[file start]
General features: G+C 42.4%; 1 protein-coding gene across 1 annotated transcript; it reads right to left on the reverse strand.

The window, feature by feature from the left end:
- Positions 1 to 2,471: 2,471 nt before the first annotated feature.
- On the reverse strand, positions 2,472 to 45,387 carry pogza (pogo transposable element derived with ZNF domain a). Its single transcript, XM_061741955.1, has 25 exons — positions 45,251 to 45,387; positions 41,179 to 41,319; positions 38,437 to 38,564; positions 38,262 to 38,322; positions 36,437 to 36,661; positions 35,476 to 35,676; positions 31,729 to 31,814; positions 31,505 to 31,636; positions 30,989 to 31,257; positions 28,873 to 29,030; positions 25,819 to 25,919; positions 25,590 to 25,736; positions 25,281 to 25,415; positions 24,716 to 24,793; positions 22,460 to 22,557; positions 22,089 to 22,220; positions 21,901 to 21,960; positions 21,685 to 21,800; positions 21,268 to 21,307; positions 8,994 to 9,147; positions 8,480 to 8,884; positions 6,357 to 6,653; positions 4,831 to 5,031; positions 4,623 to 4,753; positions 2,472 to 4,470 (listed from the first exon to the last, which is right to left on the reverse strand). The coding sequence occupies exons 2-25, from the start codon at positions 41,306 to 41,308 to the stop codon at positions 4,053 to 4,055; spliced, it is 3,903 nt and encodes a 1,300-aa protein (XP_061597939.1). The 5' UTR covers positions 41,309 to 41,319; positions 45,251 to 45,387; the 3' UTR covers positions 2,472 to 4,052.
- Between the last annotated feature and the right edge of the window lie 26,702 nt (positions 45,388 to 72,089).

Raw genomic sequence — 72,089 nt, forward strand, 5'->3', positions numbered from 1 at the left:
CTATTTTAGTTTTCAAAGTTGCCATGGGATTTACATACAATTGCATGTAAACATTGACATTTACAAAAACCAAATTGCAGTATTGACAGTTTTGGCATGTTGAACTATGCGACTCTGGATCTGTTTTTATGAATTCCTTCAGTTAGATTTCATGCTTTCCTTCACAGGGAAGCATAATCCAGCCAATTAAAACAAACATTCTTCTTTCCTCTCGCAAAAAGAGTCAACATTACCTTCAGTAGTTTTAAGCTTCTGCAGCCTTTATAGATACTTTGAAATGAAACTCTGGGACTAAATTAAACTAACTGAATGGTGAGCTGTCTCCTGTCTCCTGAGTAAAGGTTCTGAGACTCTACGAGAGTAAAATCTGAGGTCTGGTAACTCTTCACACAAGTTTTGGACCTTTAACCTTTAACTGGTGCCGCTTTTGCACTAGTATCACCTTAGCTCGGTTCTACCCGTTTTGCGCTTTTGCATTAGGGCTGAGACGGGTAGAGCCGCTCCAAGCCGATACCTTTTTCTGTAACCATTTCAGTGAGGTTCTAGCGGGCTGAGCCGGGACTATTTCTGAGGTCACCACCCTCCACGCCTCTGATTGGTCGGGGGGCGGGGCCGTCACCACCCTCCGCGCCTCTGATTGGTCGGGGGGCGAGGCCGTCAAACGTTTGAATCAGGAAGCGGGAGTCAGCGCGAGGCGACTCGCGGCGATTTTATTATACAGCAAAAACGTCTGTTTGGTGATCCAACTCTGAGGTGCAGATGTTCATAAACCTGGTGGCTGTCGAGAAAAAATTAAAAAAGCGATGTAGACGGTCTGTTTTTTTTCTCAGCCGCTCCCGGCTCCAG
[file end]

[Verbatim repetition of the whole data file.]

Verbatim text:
General features: G+C 42.4%; 1 protein-coding gene across 1 annotated transcript; it reads right to left on the reverse strand.

The window, feature by feature from the left end:
- Positions 1 to 2,471: 2,471 nt before the first annotated feature.
- On the reverse strand, positions 2,472 to 45,387 carry pogza (pogo transposable element derived with ZNF domain a). Its single transcript, XM_061741955.1, has 25 exons — positions 45,251 to 45,387; positions 41,179 to 41,319; positions 38,437 to 38,564; positions 38,262 to 38,322; positions 36,437 to 36,661; positions 35,476 to 35,676; positions 31,729 to 31,814; positions 31,505 to 31,636; positions 30,989 to 31,257; positions 28,873 to 29,030; positions 25,819 to 25,919; positions 25,590 to 25,736; positions 25,281 to 25,415; positions 24,716 to 24,793; positions 22,460 to 22,557; positions 22,089 to 22,220; positions 21,901 to 21,960; positions 21,685 to 21,800; positions 21,268 to 21,307; positions 8,994 to 9,147; positions 8,480 to 8,884; positions 6,357 to 6,653; positions 4,831 to 5,031; positions 4,623 to 4,753; positions 2,472 to 4,470 (listed from the first exon to the last, which is right to left on the reverse strand). The coding sequence occupies exons 2-25, from the start codon at positions 41,306 to 41,308 to the stop codon at positions 4,053 to 4,055; spliced, it is 3,903 nt and encodes a 1,300-aa protein (XP_061597939.1). The 5' UTR covers positions 41,309 to 41,319; positions 45,251 to 45,387; the 3' UTR covers positions 2,472 to 4,052.
- Between the last annotated feature and the right edge of the window lie 26,702 nt (positions 45,388 to 72,089).

Raw genomic sequence — 72,089 nt, forward strand, 5'->3', positions numbered from 1 at the left:
CTATTTTAGTTTTCAAAGTTGCCATGGGATTTACATACAATTGCATGTAAACATTGACATTTACAAAAACCAAATTGCAGTATTGACAGTTTTGGCATGTTGAACTATGCGACTCTGGATCTGTTTTTATGAATTCCTTCAGTTAGATTTCATGCTTTCCTTCACAGGGAAGCATAATCCAGCCAATTAAAACAAACATTCTTCTTTCCTCTCGCAAAAAGAGTCAACATTACCTTCAGTAGTTTTAAGCTTCTGCAGCCTTTATAGATACTTTGAAATGAAACTCTGGGACTAAATTAAACTAACTGAATGGTGAGCTGTCTCCTGTCTCCTGAGTAAAGGTTCTGAGACTCTACGAGAGTAAAATCTGAGGTCTGGTAACTCTTCACACAAGTTTTGGACCTTTAACCTTTAACTGGTGCCGCTTTTGCACTAGTATCACCTTAGCTCGGTTCTACCCGTTTTGCGCTTTTGCATTAGGGCTGAGACGGGTAGAGCCGCTCCAAGCCGATACCTTTTTCTGTAACCATTTCAGTGAGGTTCTAGCGGGCTGAGCCGGGACTATTTCTGAGGTCACCACCCTCCACGCCTCTGATTGGTCGGGGGGCGGGGCCGTCACCACCCTCCGCGCCTCTGATTGGTCGGGGGGCGAGGCCGTCAAACGTTTGAATCAGGAAGCGGGAGTCAGCGCGAGGCGACTCGCGGCGATTTTATTATACAGCAAAAACGTCTGTTTGGTGATCCAACTCTGAGGTGCAGATGTTCATAAACCTGGTGGCTGTCGAGAAAAAATTAAAAAAGCGATGTAGACGGTCTGTTTTTTTTCTCAGCCGCTCCCGGCTCCAG